Know Your Piano
All pianos must be tuned regularly. The variance of humidity & temperature levels affects your piano's soundboard daily, actually HOURLY. Did you know that the optimum number of tunings recommended for the Chicago Area is three times per year?
The old adages of waiting until the heat goes on or off, or "no one is playing it now" are false. Playing your piano a lot or a little, gently or rocking out, does nothing to affect the tuning.
Tuning and maintaining your piano on a regular basis, whether it is once, twice, or three times a year, is crucial to keeping your piano in prime condition. Additionally, when your piano is tuned regularly minor adjustments and repairs can be taken care of BEFORE they become major problems that will be costly to fix!
Pianos are an ivestment that can actually increase in value over time. It is important to care for and maintain them properly, not only for your enjoyment while playing, but also to protect your investment.
Regulation is the adjustment of the mechanical aspects of pianos to compensate for the effects of wear, compacting, and settling that affects the cloth, felt, and buckskin. Regulation can also help with the dimensional changes in wood and wool parts due to changes in humidity.
The three systems involved in the regulation process are: the action, trap work, and damper system.
The action is the mechanical part of the piano that transfers the motion of the pianist’s fingers pressing on the piano keys to the internal hammers that strike the strings. It is comprised of over 9,000 parts, which require adjustment to critical tolerances to be able to respond to a pianist's every command.
The trap work is the assemblage of: levers, dowels, and springs that connects the pedals to the action, which affects the sustain and dynamics.
The damper system is the mechanical part of the piano that stops the vibration of the string when you release the key, and it is controlled by the key and pedal systems.
Voicing is the adjustment of a piano's tone or quality of sound. Tone can be changed without affecting the pitch. For example, turning the bass or treble knobs on your stereo changes the tone but does not alter the notes the musician recorded. A skilled piano technician can voice a piano to change its tonal personality from mellow to bright, or robust to delicate. The degree of change possible depends upon the piano's design and condition.
One of your piano's most important assets is its tone. Properly voiced your piano can offer you a rich palette of musical expression. It can also inspire good practice habits in every member of your family. However, piano owners are not always aware that tone can be customized to their own tastes and acoustics of the room, and also to correct for the piano’s deterioration and age. If the only service your piano has received is tuning, the sound can likely be improved by voicing.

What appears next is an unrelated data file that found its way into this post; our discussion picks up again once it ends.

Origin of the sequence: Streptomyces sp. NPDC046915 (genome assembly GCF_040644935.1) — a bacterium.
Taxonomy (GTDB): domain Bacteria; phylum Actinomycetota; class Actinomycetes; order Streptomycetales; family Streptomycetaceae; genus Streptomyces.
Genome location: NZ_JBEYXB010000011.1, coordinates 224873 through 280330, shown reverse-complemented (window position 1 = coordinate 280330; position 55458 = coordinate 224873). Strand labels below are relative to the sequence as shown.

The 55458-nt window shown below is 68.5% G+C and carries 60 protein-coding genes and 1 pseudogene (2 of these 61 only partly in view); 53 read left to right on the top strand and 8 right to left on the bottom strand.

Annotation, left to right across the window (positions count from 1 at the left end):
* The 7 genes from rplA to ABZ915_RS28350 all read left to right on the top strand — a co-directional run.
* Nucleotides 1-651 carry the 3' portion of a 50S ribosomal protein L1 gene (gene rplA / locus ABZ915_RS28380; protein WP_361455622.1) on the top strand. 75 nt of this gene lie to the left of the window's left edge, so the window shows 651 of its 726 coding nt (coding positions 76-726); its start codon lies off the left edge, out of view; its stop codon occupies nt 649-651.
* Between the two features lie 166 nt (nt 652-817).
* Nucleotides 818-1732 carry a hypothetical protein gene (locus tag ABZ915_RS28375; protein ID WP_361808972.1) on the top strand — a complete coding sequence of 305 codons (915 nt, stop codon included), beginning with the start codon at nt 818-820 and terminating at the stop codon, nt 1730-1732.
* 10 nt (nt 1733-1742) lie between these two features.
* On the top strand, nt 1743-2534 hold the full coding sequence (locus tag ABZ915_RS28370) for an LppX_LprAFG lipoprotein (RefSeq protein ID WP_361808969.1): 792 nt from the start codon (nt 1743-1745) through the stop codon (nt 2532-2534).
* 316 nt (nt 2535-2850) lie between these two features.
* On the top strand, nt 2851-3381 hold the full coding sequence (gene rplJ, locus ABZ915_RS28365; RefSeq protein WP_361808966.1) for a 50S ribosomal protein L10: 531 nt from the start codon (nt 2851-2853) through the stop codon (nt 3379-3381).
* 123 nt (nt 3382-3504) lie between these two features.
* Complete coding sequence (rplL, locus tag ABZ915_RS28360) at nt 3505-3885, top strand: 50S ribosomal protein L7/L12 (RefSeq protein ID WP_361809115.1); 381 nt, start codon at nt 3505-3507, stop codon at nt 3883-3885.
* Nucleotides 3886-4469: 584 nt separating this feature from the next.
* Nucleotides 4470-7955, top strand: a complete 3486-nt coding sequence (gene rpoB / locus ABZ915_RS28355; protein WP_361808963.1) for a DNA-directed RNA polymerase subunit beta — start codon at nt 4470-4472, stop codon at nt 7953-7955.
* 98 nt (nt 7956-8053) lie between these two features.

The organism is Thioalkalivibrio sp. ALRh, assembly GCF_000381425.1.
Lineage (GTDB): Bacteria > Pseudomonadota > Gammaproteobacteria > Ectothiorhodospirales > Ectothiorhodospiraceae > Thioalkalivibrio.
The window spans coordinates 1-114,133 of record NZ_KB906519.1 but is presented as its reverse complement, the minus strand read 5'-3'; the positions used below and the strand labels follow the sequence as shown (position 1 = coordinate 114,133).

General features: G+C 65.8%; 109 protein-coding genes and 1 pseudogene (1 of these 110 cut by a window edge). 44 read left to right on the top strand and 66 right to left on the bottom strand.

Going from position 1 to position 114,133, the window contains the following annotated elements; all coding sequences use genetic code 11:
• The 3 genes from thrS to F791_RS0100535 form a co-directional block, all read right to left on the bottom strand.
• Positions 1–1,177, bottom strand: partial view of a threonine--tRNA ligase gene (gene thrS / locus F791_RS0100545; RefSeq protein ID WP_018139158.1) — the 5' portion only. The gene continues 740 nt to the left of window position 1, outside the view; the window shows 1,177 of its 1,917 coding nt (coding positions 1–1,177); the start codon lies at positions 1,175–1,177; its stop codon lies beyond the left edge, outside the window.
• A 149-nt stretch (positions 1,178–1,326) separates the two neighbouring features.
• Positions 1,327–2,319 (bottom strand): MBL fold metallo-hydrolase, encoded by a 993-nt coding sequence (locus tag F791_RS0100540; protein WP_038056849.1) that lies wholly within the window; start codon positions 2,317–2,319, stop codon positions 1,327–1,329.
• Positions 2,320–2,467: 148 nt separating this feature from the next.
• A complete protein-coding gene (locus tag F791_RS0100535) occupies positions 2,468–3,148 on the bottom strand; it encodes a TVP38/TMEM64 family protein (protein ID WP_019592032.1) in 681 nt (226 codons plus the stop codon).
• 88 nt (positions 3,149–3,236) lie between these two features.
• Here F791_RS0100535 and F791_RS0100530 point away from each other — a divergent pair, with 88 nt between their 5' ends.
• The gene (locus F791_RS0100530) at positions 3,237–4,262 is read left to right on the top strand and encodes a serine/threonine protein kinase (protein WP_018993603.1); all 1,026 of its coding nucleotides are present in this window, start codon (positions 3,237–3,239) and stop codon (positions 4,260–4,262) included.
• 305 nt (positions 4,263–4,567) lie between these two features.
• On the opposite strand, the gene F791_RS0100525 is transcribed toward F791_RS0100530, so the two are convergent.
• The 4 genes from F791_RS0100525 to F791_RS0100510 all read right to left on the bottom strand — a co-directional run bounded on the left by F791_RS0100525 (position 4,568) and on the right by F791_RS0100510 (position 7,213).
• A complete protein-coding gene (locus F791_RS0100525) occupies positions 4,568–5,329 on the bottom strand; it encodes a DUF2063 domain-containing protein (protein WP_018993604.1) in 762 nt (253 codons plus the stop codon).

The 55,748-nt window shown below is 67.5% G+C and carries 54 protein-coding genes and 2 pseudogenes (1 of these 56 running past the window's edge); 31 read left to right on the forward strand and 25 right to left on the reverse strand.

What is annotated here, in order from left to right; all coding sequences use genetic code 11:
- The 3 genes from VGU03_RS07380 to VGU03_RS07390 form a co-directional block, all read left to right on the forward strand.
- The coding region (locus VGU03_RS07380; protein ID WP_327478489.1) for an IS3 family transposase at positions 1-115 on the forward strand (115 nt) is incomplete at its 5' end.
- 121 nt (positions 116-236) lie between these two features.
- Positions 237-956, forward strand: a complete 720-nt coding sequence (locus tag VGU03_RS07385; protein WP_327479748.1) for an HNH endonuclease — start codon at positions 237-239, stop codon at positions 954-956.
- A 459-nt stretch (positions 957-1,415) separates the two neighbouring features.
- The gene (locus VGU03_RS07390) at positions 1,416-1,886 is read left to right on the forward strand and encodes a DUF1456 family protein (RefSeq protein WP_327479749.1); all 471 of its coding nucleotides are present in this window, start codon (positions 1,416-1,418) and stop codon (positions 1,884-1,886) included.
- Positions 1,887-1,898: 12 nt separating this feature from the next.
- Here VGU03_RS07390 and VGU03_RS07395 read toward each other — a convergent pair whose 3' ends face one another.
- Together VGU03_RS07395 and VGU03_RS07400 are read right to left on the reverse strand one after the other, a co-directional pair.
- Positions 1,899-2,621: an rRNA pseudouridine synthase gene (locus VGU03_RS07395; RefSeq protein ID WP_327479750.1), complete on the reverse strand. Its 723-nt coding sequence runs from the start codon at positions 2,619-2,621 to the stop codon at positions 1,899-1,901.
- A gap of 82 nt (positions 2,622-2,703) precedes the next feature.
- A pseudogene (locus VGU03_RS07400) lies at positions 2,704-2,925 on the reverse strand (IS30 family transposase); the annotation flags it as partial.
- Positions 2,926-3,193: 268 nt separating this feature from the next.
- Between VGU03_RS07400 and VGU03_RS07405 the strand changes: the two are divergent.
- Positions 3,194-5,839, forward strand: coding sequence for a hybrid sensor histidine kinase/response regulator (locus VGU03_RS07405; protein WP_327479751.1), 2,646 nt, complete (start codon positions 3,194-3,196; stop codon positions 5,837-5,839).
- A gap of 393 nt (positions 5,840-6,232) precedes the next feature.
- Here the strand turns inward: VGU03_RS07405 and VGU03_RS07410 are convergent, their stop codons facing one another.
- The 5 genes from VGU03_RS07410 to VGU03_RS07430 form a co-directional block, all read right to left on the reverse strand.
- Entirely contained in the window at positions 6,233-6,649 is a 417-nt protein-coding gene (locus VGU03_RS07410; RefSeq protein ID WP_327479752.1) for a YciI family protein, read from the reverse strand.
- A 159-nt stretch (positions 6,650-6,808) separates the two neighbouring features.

Swelling and shrinking of the piano's soundboard is the most immediate, and noticeable, effect of humidity change.
The soundboard, a sheet of wood approximately 3/8 of an inch thick, is made with a slightly crowned shape. The strings pass over the soundboard, and are connected to it by a wooden piece called a bridge. The upward crown of the soundboard presses the bridge tightly against the strings.
As the moisture level in the soundboard increases, during periods of high relative humidity, the crown expands and pushes the bridge harder against the strings. The strings are stretched tighter and the piano's pitch rises. Because this increase of the crown is greater in the center of the soundboard than at the edges, the pitch raises more in the middle octaves than in the bass or treble registers.
During periods of low relative humidity the soundboard shrinks, reducing the crown and decreasing pressure against the strings. The pitch drops, with the greatest effect noticeable in the center of the keyboard. When relative humidity returns to its previous level, the average pitch of all the strings will return to normal, although the exact pitch of individual strings will be slightly changed from their original settings. Thus, a piano will only stay in tune as long as the relative humidity level in the air surrounding the soundboard remains constant. Extreme humidity changes require making greater changes in string tension to bring the piano into tune.